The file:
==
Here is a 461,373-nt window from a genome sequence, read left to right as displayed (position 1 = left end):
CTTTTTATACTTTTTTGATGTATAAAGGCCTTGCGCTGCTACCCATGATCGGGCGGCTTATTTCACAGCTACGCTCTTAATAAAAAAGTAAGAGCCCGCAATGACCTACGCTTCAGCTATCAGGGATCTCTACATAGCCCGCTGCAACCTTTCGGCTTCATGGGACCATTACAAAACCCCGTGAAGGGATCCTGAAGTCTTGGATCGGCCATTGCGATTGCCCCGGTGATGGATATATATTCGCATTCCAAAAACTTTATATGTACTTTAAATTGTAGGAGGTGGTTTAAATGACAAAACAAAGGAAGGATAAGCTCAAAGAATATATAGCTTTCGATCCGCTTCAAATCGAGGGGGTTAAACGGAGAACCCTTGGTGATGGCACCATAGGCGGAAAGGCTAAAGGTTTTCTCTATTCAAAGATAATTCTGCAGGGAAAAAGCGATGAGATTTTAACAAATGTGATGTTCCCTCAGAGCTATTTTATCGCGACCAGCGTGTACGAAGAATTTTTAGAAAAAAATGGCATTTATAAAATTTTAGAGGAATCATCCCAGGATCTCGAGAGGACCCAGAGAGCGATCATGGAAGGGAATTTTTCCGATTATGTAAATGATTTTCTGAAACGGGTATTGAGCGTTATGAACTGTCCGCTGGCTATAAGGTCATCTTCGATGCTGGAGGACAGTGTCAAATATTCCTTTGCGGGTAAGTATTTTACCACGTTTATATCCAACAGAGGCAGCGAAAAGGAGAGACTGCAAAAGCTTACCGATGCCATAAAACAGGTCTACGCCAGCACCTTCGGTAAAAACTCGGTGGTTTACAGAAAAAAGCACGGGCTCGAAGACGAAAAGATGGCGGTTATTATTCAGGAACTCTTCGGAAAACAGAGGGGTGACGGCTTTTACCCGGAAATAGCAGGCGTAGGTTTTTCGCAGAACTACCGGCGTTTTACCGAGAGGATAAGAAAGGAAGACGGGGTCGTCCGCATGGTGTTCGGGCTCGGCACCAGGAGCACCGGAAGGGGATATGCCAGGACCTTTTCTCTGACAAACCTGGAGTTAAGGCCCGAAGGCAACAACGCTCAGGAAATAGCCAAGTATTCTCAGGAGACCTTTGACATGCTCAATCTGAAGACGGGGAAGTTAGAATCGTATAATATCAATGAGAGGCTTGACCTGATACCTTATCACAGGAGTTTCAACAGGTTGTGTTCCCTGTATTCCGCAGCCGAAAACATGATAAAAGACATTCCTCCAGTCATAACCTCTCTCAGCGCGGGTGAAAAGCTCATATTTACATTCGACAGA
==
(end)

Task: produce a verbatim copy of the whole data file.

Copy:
Here is a 461,373-nt window from a genome sequence, read left to right as displayed (position 1 = left end):
CTTTTTATACTTTTTTGATGTATAAAGGCCTTGCGCTGCTACCCATGATCGGGCGGCTTATTTCACAGCTACGCTCTTAATAAAAAAGTAAGAGCCCGCAATGACCTACGCTTCAGCTATCAGGGATCTCTACATAGCCCGCTGCAACCTTTCGGCTTCATGGGACCATTACAAAACCCCGTGAAGGGATCCTGAAGTCTTGGATCGGCCATTGCGATTGCCCCGGTGATGGATATATATTCGCATTCCAAAAACTTTATATGTACTTTAAATTGTAGGAGGTGGTTTAAATGACAAAACAAAGGAAGGATAAGCTCAAAGAATATATAGCTTTCGATCCGCTTCAAATCGAGGGGGTTAAACGGAGAACCCTTGGTGATGGCACCATAGGCGGAAAGGCTAAAGGTTTTCTCTATTCAAAGATAATTCTGCAGGGAAAAAGCGATGAGATTTTAACAAATGTGATGTTCCCTCAGAGCTATTTTATCGCGACCAGCGTGTACGAAGAATTTTTAGAAAAAAATGGCATTTATAAAATTTTAGAGGAATCATCCCAGGATCTCGAGAGGACCCAGAGAGCGATCATGGAAGGGAATTTTTCCGATTATGTAAATGATTTTCTGAAACGGGTATTGAGCGTTATGAACTGTCCGCTGGCTATAAGGTCATCTTCGATGCTGGAGGACAGTGTCAAATATTCCTTTGCGGGTAAGTATTTTACCACGTTTATATCCAACAGAGGCAGCGAAAAGGAGAGACTGCAAAAGCTTACCGATGCCATAAAACAGGTCTACGCCAGCACCTTCGGTAAAAACTCGGTGGTTTACAGAAAAAAGCACGGGCTCGAAGACGAAAAGATGGCGGTTATTATTCAGGAACTCTTCGGAAAACAGAGGGGTGACGGCTTTTACCCGGAAATAGCAGGCGTAGGTTTTTCGCAGAACTACCGGCGTTTTACCGAGAGGATAAGAAAGGAAGACGGGGTCGTCCGCATGGTGTTCGGGCTCGGCACCAGGAGCACCGGAAGGGGATATGCCAGGACCTTTTCTCTGACAAACCTGGAGTTAAGGCCCGAAGGCAACAACGCTCAGGAAATAGCCAAGTATTCTCAGGAGACCTTTGACATGCTCAATCTGAAGACGGGGAAGTTAGAATCGTATAATATCAATGAGAGGCTTGACCTGATACCTTATCACAGGAGTTTCAACAGGTTGTGTTCCCTGTATTCCGCAGCCGAAAACATGATAAAAGACATTCCTCCAGTCATAACCTCTCTCAGCGCGGGTGAAAAGCTCATATTTACATTCGACAGA